1610–20; < Medieval Latin objectīvus, equivalent to Latin object(us) (see object) + -īvus -ive (Source: dictionary.com)
Definitions of Objectively
something that one's efforts or actions are intended to attain or accomplish; purpose; goal; target:
Grammar. Also called objective case. (in English and some other languages) a case specialized for the use of a form as the object of a transitive verb or of a preposition, as him in The boy hit him, or me in He comes to me with his troubles. a word in that case.
Also called object glass, object lens, objective lens. Optics. (in a telescope, microscope, camera, or other optical system) the lens or combination of lenses that first receives the rays from the object and forms the image in the focal plane of the eyepiece, as in a microscope, or on a plate or screen, as in a camera.
the object of one's endeavours; goal; aim
Also called: objective point military a place or position towards which forces are directed
an actual phenomenon; reality
grammar the objective case a word or speech element in the objective case
Also called: object glass optics the lens or combination of lenses nearest to the object in an optical instrument the lens or combination of lenses forming the image in a camera or projector
being the object or goal of one's efforts or actions.
not influenced by personal feelings, interpretations, or prejudice; based on facts; unbiased:
intent upon or dealing with things external to the mind rather than with thoughts or feelings, as a person or a book.
being the object of perception or thought; belonging to the object of thought rather than to the thinking subject (opposed to subjective).
of or relating to something that can be known, or to something that is an object or a part of an object; existing independent of thought or an observer as part of reality.
Grammar. pertaining to the use of a form as the object of a transitive verb or of a preposition. (in English and some other languages) noting the objective case. similar to such a case in meaning. (in case grammar) pertaining to the semantic role of a noun phrase that denotes something undergoing a change of state or bearing a neutral relation to the verb, as the rock in The rock moved or in The child threw the rock.
being part of or pertaining to an object to be drawn:
Medicine/Medical. (of a symptom) discernible to others as well as the patient.
existing independently of perception or an individual's conceptionsare there objective moral values?
undistorted by emotion or personal bias
of or relating to actual and external phenomena as opposed to thoughts, feelings, etc
med (of disease symptoms) perceptible to persons other than the individual affected
grammar denoting a case of nouns and pronouns, esp in languages having only two cases, that is used to identify the direct object of a finite verb or preposition and for various other purposes. In English the objective case of pronouns is also used in many elliptical constructions (as in Poor me! Who, him?), as the subject of a gerund (as in It was me helping him), informally as a predicate complement (as in It's me), and in nonstandard use as part of a compound subject (as in John, Larry, and me went fishing)See also accusative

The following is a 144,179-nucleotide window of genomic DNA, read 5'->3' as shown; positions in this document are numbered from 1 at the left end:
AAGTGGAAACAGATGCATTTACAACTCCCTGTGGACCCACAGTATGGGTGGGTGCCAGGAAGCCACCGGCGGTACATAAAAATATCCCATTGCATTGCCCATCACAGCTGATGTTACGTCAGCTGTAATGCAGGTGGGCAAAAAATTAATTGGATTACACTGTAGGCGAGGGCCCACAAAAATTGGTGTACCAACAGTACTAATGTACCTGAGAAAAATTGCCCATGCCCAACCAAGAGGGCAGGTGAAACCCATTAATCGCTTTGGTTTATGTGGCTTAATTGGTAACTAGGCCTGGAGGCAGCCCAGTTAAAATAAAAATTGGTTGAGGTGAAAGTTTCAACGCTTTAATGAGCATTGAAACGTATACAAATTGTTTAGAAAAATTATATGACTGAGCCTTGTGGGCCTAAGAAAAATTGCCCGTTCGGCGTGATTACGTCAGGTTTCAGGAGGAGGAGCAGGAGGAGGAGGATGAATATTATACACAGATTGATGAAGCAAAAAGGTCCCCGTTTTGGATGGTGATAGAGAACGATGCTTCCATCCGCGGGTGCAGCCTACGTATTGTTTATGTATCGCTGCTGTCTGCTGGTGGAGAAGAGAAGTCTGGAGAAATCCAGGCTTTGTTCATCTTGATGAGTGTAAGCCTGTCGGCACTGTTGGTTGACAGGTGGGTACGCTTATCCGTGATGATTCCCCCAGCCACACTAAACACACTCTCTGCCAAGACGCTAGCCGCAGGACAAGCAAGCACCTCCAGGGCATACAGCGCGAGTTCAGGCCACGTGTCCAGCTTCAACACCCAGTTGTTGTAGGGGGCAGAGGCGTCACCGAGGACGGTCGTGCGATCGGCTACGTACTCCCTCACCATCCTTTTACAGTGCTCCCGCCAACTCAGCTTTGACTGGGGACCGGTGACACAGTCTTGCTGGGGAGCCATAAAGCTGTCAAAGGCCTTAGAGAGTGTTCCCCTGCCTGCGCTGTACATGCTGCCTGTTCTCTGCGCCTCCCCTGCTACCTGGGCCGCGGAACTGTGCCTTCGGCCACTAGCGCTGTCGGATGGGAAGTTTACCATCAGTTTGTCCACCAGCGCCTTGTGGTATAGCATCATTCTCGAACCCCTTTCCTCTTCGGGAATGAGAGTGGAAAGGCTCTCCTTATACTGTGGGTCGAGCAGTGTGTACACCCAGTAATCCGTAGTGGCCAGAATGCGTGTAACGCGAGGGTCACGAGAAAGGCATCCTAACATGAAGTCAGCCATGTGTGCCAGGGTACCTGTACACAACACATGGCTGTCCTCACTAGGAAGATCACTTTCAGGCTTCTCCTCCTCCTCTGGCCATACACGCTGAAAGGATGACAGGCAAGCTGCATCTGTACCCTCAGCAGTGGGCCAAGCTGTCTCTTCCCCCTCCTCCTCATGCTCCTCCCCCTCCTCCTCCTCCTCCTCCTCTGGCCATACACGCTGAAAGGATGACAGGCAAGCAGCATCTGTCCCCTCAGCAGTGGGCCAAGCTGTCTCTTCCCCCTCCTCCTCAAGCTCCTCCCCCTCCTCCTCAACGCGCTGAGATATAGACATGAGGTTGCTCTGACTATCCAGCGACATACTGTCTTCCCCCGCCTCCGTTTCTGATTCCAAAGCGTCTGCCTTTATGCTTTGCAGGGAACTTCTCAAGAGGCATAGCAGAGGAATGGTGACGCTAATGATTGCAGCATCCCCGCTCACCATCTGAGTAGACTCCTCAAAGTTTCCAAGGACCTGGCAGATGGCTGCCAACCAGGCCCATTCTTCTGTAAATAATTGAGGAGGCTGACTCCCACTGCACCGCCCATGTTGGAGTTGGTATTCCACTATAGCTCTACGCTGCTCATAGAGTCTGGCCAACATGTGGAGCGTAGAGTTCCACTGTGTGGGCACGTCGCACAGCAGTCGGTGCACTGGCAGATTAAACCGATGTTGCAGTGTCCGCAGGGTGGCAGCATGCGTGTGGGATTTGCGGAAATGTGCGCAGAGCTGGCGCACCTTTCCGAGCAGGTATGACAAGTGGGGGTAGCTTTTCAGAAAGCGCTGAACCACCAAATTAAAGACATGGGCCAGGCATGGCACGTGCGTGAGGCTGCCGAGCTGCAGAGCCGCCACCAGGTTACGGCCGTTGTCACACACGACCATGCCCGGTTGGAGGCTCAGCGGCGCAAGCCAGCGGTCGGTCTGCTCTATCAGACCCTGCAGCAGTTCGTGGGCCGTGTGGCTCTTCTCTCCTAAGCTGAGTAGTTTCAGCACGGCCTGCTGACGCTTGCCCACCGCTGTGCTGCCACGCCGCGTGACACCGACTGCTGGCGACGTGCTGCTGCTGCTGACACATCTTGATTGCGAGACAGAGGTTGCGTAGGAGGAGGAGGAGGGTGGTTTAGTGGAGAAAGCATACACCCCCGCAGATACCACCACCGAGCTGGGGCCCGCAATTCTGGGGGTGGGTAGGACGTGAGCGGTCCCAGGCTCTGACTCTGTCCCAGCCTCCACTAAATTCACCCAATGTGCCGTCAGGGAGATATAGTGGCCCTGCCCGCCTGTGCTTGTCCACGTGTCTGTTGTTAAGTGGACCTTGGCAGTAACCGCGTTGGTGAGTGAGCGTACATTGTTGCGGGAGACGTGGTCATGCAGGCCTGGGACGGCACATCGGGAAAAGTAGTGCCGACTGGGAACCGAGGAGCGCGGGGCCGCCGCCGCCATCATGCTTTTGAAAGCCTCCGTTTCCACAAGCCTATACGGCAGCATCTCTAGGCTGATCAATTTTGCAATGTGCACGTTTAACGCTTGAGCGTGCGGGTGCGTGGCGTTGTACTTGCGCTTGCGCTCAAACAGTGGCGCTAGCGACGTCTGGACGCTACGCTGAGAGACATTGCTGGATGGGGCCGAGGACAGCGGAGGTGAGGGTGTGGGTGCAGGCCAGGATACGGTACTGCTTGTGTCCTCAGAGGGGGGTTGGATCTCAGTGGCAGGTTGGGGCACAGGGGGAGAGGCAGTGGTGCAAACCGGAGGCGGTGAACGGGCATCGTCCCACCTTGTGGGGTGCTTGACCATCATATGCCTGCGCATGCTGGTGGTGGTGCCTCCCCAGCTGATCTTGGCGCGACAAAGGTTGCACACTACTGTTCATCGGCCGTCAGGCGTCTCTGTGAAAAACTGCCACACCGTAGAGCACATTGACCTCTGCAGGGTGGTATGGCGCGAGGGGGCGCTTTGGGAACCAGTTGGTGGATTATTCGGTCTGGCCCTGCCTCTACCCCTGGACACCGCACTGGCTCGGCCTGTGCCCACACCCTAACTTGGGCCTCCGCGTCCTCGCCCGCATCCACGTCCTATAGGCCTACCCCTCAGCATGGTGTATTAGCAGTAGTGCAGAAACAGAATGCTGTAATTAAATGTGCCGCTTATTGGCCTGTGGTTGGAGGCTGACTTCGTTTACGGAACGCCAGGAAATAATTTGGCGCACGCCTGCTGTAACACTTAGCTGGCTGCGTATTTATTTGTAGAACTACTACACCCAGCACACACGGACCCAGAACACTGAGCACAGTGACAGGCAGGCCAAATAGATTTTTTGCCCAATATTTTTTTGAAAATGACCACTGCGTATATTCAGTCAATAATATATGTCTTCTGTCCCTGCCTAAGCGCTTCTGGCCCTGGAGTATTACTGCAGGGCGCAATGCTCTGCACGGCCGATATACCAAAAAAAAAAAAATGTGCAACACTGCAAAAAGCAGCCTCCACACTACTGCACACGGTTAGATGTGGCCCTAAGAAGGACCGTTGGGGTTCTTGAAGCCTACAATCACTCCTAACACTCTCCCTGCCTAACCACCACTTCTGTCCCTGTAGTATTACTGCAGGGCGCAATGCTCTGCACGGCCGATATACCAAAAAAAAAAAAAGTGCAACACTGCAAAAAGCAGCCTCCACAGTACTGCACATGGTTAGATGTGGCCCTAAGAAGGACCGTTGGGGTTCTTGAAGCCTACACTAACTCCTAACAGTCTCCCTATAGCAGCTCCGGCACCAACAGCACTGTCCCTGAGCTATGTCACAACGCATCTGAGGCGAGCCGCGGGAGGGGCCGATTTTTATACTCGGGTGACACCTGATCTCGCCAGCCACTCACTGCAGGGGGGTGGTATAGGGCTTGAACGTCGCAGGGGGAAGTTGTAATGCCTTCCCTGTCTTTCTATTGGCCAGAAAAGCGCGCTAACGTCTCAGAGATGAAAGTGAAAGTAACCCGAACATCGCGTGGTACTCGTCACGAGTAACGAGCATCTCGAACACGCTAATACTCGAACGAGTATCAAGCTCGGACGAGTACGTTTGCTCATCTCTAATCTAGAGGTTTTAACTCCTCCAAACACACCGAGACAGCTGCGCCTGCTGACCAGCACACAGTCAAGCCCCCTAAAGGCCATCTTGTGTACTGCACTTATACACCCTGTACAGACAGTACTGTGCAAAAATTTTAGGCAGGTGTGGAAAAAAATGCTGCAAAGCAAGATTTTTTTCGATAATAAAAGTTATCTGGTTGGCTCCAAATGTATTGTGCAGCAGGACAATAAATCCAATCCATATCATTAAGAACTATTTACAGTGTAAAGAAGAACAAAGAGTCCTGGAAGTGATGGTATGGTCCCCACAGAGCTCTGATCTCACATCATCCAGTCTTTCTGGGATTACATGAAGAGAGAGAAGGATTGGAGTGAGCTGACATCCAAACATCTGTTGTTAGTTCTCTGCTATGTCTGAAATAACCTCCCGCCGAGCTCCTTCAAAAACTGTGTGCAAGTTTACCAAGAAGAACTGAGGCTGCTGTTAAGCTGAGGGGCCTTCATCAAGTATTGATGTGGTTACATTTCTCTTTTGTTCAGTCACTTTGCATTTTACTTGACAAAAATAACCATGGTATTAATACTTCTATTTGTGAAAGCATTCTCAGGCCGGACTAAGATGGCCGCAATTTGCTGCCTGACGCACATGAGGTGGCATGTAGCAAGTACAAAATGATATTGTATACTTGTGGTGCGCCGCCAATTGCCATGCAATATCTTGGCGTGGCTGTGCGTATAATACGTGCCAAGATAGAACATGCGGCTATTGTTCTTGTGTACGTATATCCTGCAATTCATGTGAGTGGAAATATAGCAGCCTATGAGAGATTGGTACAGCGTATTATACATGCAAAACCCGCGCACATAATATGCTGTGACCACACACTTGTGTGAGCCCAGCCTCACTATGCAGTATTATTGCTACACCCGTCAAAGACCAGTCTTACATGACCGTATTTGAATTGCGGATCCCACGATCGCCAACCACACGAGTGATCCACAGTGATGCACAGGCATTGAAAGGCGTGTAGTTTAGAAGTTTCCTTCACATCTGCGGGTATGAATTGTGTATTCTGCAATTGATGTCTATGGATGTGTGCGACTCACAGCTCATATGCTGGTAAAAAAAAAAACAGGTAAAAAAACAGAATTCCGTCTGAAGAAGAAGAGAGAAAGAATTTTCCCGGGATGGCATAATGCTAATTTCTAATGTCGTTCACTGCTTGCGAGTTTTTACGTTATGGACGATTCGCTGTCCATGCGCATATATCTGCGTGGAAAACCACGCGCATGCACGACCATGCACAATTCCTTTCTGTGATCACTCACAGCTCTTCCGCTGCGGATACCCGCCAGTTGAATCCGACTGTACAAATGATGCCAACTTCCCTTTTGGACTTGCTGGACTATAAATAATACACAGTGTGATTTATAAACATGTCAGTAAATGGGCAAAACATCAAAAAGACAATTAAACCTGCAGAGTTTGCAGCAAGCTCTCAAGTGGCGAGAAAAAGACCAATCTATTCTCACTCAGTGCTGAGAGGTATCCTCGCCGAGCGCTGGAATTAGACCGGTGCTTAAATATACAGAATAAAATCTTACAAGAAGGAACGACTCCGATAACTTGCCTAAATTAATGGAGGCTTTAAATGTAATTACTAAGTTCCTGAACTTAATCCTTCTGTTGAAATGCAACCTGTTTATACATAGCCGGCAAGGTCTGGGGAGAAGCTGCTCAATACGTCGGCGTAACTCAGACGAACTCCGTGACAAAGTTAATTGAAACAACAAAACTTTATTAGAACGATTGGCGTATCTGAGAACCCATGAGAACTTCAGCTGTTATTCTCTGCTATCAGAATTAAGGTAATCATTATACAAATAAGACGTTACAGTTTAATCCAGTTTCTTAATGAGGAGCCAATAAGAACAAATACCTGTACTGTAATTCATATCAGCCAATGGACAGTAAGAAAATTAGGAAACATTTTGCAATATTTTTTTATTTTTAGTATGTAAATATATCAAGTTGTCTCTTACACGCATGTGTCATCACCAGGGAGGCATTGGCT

of, or relating to a goal or aim
The lens or lenses in the lower end of a microscope or other optical instrument that first receives light rays from the object being examined and forms its image.
Based on observable phenomena; presented factually.
Indicating a symptom or condition perceived as a sign of disease by someone other than the person affected.
In a way that is not influenced by personal feelings or opinions.
: in an objective rather than subjective or biased way : with a basis in observable facts rather than feelings or opinions The author does not attempt to seek scapegoats but rather artfully and objectively articulates one of the ills in America's cities and communities, an ill which has inevitably resulted in the racial polarization of our country.— Lois Mark Stalvey They are tasked with the responsibility to vet all alternatives and objectively present their findings to the public.— Robert F. Walsh Justice Antonin Scalia explained in his opinion for a unanimous Court that past cases never held that an officer's motive invalidates objectively justifiable conduct under the Fourth Amendment.— Tracey Maclin Any good politician learns not to go around predicting outcomes that are objectively unlikely …— Nicholas Lemann
Example sentences for Objectively
Objectively, they are not just riding with the tide, but helping to guide its very direction.
This inclination, which is objectively disordered, constitutes for most of them a trial.
And never have I met a group of people as doggedly convinced that their opinion is “objectively” correct as gamers.
Levine has done a remarkably good job of making us forget that he is, objectively, a physically sexy man.
But in federal court, if you pursue an “objectively baseless” claim, you can be sanctioned by the court (PDF) under Rule 11.
All the subjective theories fail, because the moral quality is objectively real to the percipient conscience.
They present us human motives in the only form in which we can know them objectively, namely, as behavior.
Senator Crane deliberately stilled his rage and objectively considered what he should do about it.
The evidence of design in nature can be represented either subjectively or objectively.
His speech was apparently dispassionate, and his arguments were set forth clearly and objectively.